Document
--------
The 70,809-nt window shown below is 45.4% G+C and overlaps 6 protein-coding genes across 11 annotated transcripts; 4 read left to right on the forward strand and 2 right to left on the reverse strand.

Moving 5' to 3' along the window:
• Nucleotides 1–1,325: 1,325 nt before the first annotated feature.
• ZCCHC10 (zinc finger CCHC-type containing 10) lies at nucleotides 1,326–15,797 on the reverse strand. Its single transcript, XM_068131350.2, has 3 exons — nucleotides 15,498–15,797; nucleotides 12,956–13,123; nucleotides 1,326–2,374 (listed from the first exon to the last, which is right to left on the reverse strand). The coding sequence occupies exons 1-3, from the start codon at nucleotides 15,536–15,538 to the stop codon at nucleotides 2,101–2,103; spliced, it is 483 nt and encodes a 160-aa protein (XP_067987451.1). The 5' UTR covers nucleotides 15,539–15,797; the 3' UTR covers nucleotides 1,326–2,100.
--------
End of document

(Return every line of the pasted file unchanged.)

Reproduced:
The 70,809-nt window shown below is 45.4% G+C and overlaps 6 protein-coding genes across 11 annotated transcripts; 4 read left to right on the forward strand and 2 right to left on the reverse strand.

Moving 5' to 3' along the window:
• Nucleotides 1–1,325: 1,325 nt before the first annotated feature.
• ZCCHC10 (zinc finger CCHC-type containing 10) lies at nucleotides 1,326–15,797 on the reverse strand. Its single transcript, XM_068131350.2, has 3 exons — nucleotides 15,498–15,797; nucleotides 12,956–13,123; nucleotides 1,326–2,374 (listed from the first exon to the last, which is right to left on the reverse strand). The coding sequence occupies exons 1-3, from the start codon at nucleotides 15,536–15,538 to the stop codon at nucleotides 2,101–2,103; spliced, it is 483 nt and encodes a 160-aa protein (XP_067987451.1). The 5' UTR covers nucleotides 15,539–15,797; the 3' UTR covers nucleotides 1,326–2,100.